For anyone who’s interested, there’s a very relevant online discussion about “shitty” drawings here:

  5. Nori

    I enjoyed Misaki Kawai’s installation piece to an extent. I felt like an I was an human cat climbing up and down on a cat house, but got bored with it like a normal cat. I don’t like to argue over the concept of Heta-Uma, but I think that the idea is also seen in the U.S., also in other countries in Asia, and Europe etc. I mean it is not something that one Japanese guy invented one day. I don’t think we look for a perfect understanding or interpretation of the idea of Heta-Uma to someone other than yourself just like Misaki Kawai doesn’t to us. I could identify certain skills that she uses with the way I liked to draw cute girls when I was little, which might not be identified by people from other places or grew up in different circumstances, times. I can see that those who find (or usually do not find) spectacles in some scatalogical art get surprised by such foreign version of it.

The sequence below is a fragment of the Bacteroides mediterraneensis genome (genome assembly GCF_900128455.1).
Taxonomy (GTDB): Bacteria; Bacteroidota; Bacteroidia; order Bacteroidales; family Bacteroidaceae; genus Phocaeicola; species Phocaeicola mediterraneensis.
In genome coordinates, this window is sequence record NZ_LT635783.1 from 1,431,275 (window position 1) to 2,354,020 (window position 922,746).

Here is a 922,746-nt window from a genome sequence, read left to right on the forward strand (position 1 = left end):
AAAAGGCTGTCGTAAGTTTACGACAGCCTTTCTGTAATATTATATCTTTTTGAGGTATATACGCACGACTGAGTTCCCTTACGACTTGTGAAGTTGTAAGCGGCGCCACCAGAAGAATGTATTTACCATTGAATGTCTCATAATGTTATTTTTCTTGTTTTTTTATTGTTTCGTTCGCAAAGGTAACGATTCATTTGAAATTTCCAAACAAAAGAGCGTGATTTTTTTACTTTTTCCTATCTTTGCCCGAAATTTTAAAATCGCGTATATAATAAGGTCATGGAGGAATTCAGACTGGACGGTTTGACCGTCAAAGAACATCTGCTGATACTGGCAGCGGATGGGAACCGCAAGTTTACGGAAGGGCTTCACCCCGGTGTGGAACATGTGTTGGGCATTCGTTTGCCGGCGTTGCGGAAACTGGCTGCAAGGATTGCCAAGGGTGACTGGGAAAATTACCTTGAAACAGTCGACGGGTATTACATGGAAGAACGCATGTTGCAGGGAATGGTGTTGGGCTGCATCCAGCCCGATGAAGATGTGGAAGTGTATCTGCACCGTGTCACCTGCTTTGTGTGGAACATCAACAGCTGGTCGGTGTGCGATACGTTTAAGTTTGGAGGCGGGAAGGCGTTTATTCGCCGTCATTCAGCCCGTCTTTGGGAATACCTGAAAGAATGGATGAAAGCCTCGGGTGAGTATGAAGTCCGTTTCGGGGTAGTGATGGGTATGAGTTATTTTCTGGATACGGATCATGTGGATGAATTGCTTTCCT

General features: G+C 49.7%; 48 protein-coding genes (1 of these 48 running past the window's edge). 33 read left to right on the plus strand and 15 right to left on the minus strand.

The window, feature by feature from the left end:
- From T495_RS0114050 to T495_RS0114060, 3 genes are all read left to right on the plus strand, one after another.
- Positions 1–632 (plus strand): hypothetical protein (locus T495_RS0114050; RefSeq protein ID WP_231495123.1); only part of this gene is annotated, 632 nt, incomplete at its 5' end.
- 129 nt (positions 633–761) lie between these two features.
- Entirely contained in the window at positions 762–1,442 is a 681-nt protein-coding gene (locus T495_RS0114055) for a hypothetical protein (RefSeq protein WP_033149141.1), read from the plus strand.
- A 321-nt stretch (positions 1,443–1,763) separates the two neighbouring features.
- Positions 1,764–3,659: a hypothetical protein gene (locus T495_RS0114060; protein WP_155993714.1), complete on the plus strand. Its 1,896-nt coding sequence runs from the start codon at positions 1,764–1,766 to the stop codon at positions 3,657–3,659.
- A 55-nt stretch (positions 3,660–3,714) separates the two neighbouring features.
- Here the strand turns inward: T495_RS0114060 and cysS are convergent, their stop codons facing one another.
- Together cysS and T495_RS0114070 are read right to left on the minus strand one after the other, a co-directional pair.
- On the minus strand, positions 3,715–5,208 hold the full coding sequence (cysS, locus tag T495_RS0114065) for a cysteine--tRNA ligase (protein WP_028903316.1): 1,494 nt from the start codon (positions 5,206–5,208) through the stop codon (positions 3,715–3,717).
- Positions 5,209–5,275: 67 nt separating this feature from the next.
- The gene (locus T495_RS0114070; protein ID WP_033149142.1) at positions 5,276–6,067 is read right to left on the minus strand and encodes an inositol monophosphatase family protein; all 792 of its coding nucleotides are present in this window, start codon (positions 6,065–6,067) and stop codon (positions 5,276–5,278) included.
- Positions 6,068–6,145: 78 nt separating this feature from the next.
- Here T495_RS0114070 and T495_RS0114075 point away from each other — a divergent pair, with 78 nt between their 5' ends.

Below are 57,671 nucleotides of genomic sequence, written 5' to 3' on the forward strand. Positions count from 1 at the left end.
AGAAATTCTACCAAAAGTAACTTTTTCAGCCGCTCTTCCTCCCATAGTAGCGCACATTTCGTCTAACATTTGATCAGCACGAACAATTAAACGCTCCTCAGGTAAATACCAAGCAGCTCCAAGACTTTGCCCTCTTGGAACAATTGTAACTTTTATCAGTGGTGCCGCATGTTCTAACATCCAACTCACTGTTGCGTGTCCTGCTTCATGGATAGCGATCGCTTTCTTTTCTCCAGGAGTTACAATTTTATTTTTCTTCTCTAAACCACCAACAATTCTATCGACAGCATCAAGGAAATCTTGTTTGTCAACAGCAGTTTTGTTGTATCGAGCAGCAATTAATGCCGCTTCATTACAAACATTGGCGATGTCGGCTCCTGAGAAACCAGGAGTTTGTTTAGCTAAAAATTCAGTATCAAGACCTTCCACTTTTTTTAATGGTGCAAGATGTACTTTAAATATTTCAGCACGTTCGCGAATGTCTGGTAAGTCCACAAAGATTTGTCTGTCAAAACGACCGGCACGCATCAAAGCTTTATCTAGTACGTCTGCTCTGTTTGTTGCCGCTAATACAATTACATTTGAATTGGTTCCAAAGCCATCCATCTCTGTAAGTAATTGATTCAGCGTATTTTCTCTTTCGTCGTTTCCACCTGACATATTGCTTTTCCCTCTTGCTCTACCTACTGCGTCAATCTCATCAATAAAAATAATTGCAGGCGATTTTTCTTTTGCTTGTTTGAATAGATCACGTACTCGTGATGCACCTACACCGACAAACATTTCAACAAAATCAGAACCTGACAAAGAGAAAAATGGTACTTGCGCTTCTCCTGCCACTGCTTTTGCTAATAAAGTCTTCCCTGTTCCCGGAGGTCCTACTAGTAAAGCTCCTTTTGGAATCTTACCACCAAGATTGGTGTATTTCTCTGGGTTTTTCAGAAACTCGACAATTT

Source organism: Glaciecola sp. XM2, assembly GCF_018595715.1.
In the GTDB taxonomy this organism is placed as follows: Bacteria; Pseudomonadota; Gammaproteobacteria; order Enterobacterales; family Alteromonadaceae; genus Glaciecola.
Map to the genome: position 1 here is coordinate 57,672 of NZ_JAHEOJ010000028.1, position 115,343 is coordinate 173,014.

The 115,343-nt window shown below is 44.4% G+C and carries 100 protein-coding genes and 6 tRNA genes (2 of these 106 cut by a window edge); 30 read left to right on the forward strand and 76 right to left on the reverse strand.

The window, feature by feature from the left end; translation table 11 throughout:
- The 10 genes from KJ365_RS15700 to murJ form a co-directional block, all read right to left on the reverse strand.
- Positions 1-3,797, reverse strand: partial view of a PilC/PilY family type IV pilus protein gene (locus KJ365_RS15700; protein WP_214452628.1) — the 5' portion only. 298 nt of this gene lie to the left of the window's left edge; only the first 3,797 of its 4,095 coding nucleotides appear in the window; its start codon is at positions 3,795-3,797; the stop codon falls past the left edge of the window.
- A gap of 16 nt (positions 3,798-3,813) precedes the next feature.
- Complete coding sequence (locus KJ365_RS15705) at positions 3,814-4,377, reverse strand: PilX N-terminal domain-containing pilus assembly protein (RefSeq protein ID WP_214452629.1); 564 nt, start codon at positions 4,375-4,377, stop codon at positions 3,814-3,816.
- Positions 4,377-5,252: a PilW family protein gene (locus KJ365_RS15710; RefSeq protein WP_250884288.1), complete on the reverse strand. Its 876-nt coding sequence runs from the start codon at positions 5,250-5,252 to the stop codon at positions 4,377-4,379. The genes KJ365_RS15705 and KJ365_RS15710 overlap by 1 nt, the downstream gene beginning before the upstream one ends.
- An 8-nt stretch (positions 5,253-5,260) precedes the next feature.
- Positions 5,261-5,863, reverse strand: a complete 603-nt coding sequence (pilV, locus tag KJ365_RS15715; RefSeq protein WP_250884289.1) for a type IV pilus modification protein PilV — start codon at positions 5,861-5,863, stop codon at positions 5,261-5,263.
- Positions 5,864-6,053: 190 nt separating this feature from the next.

6. Taylor McKimens

    I only bring up art critics, dealers and artists because of the statement made by Joseph: “Only to a person who pays no attention to the art world today would this work come as any suprise.”